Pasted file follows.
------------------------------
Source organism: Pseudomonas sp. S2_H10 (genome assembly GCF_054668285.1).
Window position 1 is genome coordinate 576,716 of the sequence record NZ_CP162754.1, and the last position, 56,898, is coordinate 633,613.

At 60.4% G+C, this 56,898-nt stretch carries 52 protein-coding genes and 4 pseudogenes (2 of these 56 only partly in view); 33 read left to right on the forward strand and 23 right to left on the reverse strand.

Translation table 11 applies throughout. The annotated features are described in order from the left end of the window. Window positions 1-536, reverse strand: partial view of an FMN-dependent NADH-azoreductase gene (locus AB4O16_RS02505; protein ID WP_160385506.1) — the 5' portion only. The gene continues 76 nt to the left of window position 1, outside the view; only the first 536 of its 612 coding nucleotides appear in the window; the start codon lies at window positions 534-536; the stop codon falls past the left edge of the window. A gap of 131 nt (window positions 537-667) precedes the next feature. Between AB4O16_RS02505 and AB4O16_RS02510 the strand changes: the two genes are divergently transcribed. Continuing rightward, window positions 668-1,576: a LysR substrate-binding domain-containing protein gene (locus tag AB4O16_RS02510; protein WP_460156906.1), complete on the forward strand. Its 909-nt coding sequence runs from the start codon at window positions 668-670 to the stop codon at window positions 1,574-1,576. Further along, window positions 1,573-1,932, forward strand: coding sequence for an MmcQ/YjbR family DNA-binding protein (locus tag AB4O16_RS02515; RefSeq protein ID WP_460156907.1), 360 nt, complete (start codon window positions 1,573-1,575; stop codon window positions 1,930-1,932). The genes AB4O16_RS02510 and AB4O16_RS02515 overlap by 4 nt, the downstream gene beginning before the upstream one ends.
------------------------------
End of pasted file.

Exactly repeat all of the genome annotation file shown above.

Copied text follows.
Source organism: Pseudomonas sp. S2_H10 (genome assembly GCF_054668285.1).
Window position 1 is genome coordinate 576,716 of the sequence record NZ_CP162754.1, and the last position, 56,898, is coordinate 633,613.

At 60.4% G+C, this 56,898-nt stretch carries 52 protein-coding genes and 4 pseudogenes (2 of these 56 only partly in view); 33 read left to right on the forward strand and 23 right to left on the reverse strand.

Translation table 11 applies throughout. The annotated features are described in order from the left end of the window. Window positions 1-536, reverse strand: partial view of an FMN-dependent NADH-azoreductase gene (locus AB4O16_RS02505; protein ID WP_160385506.1) — the 5' portion only. The gene continues 76 nt to the left of window position 1, outside the view; only the first 536 of its 612 coding nucleotides appear in the window; the start codon lies at window positions 534-536; the stop codon falls past the left edge of the window. A gap of 131 nt (window positions 537-667) precedes the next feature. Between AB4O16_RS02505 and AB4O16_RS02510 the strand changes: the two genes are divergently transcribed. Continuing rightward, window positions 668-1,576: a LysR substrate-binding domain-containing protein gene (locus tag AB4O16_RS02510; protein WP_460156906.1), complete on the forward strand. Its 909-nt coding sequence runs from the start codon at window positions 668-670 to the stop codon at window positions 1,574-1,576. Further along, window positions 1,573-1,932, forward strand: coding sequence for an MmcQ/YjbR family DNA-binding protein (locus tag AB4O16_RS02515; RefSeq protein ID WP_460156907.1), 360 nt, complete (start codon window positions 1,573-1,575; stop codon window positions 1,930-1,932). The genes AB4O16_RS02510 and AB4O16_RS02515 overlap by 4 nt, the downstream gene beginning before the upstream one ends.